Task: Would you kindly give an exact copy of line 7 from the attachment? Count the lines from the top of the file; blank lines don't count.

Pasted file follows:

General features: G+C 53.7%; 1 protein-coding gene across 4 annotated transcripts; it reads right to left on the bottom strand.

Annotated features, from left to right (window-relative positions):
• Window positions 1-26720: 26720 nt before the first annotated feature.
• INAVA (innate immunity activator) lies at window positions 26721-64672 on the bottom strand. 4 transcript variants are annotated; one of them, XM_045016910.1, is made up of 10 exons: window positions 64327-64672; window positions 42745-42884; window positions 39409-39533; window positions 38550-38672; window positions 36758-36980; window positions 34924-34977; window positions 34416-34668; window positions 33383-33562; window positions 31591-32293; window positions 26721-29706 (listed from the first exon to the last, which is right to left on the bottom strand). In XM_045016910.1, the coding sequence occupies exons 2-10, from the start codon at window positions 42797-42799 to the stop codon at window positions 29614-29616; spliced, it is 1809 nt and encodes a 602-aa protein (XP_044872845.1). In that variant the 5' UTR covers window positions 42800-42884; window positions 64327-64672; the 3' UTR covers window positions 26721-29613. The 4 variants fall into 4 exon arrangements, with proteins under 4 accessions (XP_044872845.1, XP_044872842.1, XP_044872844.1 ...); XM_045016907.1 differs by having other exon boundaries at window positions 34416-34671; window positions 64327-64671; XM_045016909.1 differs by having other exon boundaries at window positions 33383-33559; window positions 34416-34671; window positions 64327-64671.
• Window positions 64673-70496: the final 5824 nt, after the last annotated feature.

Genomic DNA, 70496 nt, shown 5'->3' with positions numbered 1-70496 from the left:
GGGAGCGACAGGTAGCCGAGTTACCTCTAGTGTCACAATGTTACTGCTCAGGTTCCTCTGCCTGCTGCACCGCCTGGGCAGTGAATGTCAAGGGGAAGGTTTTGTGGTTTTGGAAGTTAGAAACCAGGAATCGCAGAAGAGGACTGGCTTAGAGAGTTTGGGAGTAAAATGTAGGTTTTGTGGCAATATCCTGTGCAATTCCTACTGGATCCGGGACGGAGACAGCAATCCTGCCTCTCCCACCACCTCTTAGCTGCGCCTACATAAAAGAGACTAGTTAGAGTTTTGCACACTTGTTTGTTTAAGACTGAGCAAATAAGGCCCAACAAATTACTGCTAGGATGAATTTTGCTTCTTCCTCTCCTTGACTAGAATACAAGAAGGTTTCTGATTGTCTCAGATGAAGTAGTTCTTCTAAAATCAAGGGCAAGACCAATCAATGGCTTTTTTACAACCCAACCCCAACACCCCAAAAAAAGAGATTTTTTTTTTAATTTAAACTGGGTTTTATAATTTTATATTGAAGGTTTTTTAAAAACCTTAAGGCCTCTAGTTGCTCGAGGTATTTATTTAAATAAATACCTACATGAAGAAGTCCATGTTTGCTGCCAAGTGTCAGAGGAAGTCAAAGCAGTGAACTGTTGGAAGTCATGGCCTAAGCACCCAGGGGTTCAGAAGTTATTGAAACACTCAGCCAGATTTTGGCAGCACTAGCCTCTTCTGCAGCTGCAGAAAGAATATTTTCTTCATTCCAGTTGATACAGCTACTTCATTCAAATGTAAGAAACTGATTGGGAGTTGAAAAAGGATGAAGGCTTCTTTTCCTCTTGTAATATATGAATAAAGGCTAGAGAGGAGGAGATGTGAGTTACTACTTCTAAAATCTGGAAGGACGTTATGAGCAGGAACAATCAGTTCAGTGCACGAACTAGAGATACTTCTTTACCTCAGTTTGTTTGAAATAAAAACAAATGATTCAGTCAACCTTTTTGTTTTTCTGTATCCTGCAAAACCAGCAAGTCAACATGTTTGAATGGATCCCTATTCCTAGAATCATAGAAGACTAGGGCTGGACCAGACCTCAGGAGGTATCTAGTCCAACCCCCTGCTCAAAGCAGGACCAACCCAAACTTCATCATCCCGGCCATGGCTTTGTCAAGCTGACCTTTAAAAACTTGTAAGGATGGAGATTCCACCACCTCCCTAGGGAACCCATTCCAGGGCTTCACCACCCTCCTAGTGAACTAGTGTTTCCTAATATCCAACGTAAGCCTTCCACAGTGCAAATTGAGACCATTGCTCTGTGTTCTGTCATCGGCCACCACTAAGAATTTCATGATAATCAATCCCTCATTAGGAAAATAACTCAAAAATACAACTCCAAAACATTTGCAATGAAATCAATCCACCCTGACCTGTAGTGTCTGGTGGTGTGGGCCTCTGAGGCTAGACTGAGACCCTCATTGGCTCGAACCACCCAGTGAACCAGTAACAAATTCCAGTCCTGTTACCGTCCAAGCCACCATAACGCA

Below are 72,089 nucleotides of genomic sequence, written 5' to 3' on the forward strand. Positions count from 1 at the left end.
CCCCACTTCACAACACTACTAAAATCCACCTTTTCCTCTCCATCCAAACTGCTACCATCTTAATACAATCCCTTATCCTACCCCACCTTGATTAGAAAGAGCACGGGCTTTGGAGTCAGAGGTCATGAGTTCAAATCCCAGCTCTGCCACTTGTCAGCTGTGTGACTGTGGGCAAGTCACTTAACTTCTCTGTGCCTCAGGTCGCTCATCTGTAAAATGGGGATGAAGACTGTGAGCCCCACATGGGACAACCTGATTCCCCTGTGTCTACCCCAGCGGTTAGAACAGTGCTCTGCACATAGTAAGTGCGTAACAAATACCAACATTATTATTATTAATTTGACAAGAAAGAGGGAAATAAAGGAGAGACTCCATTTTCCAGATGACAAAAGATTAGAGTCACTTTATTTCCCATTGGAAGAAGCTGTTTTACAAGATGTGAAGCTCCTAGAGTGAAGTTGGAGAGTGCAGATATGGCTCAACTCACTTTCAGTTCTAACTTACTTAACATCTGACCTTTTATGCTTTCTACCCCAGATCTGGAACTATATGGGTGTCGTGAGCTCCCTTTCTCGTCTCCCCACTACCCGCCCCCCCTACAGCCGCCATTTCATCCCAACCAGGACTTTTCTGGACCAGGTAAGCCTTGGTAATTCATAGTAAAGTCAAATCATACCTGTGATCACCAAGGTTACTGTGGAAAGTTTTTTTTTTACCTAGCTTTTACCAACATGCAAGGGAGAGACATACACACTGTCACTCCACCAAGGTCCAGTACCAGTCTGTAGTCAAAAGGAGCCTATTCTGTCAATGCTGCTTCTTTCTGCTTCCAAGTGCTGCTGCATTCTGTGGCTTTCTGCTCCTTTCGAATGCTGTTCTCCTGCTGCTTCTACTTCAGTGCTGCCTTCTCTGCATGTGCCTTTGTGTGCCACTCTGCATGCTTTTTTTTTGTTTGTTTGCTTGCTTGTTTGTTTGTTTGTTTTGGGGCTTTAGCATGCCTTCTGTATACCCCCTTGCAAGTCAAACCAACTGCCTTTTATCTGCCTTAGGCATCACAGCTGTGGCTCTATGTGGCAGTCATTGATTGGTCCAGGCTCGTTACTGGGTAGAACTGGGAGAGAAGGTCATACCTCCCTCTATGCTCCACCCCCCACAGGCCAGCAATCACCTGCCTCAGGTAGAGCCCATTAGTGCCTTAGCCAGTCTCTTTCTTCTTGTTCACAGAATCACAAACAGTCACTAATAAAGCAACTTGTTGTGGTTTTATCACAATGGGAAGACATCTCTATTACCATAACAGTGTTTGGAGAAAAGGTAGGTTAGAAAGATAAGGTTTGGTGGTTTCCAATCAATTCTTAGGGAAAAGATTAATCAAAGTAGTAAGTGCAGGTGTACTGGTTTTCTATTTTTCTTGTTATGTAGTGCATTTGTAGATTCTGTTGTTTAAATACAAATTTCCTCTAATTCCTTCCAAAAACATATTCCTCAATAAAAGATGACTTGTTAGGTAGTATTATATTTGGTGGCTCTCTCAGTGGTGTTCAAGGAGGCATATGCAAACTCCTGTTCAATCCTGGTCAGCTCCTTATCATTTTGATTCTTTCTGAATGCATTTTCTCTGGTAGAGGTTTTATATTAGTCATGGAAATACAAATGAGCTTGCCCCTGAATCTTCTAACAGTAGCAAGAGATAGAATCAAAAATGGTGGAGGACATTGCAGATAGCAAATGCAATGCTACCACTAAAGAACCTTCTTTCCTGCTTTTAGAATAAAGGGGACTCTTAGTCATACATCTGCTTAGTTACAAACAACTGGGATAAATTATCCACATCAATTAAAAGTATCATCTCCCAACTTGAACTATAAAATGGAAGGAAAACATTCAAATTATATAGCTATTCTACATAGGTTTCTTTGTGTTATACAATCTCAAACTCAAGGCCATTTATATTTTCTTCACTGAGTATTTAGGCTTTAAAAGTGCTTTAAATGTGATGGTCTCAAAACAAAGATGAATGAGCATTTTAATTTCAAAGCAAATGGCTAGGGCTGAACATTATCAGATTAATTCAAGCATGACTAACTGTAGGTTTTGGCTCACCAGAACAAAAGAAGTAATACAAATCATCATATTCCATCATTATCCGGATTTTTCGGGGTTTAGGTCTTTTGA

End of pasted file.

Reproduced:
GGGAGCGACAGGTAGCCGAGTTACCTCTAGTGTCACAATGTTACTGCTCAGGTTCCTCTGCCTGCTGCACCGCCTGGGCAGTGAATGTCAAGGGGAAGGTTTTGTGGTTTTGGAAGTTAGAAACCAGGAATCGCAGAAGAGGACTGGCTTAGAGAGTTTGGGAGTAAAATGTAGGTTTTGTGGCAATATCCTGTGCAATTCCTACTGGATCCGGGACGGAGACAGCAATCCTGCCTCTCCCACCACCTCTTAGCTGCGCCTACATAAAAGAGACTAGTTAGAGTTTTGCACACTTGTTTGTTTAAGACTGAGCAAATAAGGCCCAACAAATTACTGCTAGGATGAATTTTGCTTCTTCCTCTCCTTGACTAGAATACAAGAAGGTTTCTGATTGTCTCAGATGAAGTAGTTCTTCTAAAATCAAGGGCAAGACCAATCAATGGCTTTTTTACAACCCAACCCCAACACCCCAAAAAAAGAGATTTTTTTTTTAATTTAAACTGGGTTTTATAATTTTATATTGAAGGTTTTTTAAAAACCTTAAGGCCTCTAGTTGCTCGAGGTATTTATTTAAATAAATACCTACATGAAGAAGTCCATGTTTGCTGCCAAGTGTCAGAGGAAGTCAAAGCAGTGAACTGTTGGAAGTCATGGCCTAAGCACCCAGGGGTTCAGAAGTTATTGAAACACTCAGCCAGATTTTGGCAGCACTAGCCTCTTCTGCAGCTGCAGAAAGAATATTTTCTTCATTCCAGTTGATACAGCTACTTCATTCAAATGTAAGAAACTGATTGGGAGTTGAAAAAGGATGAAGGCTTCTTTTCCTCTTGTAATATATGAATAAAGGCTAGAGAGGAGGAGATGTGAGTTACTACTTCTAAAATCTGGAAGGACGTTATGAGCAGGAACAATCAGTTCAGTGCACGAACTAGAGATACTTCTTTACCTCAGTTTGTTTGAAATAAAAACAAATGATTCAGTCAACCTTTTTGTTTTTCTGTATCCTGCAAAACCAGCAAGTCAACATGTTTGAATGGATCCCTATTCCTAGAATCATAGAAGACTAGGGCTGGACCAGACCTCAGGAGGTATCTAGTCCAACCCCCTGCTCAAAGCAGGACCAACCCAAACTTCATCATCCCGGCCATGGCTTTGTCAAGCTGACCTTTAAAAACTTGTAAGGATGGAGATTCCACCACCTCCCTAGGGAACCCATTCCAGGGCTTCACCACCCTCCTAGTGAACTAGTGTTTCCTAATATCCAACGTAAGCCTTCCACAGTGCAAATTGAGACCATTGCTCTGTGTTCTGTCATCGGCCACCACTAAGAATTTCATGATAATCAATCCCTCATTAGGAAAATAACTCAAAAATACAACTCCAAAACATTTGCAATGAAATCAATCCACCCTGACCTGTAGTGTCTGGTGGTGTGGGCCTCTGAGGCTAGACTGAGACCCTCATTGGCTCGAACCACCCAGTGAACCAGTAACAAATTCCAGTCCTGTTACCGTCCAAGCCACCATAACGCA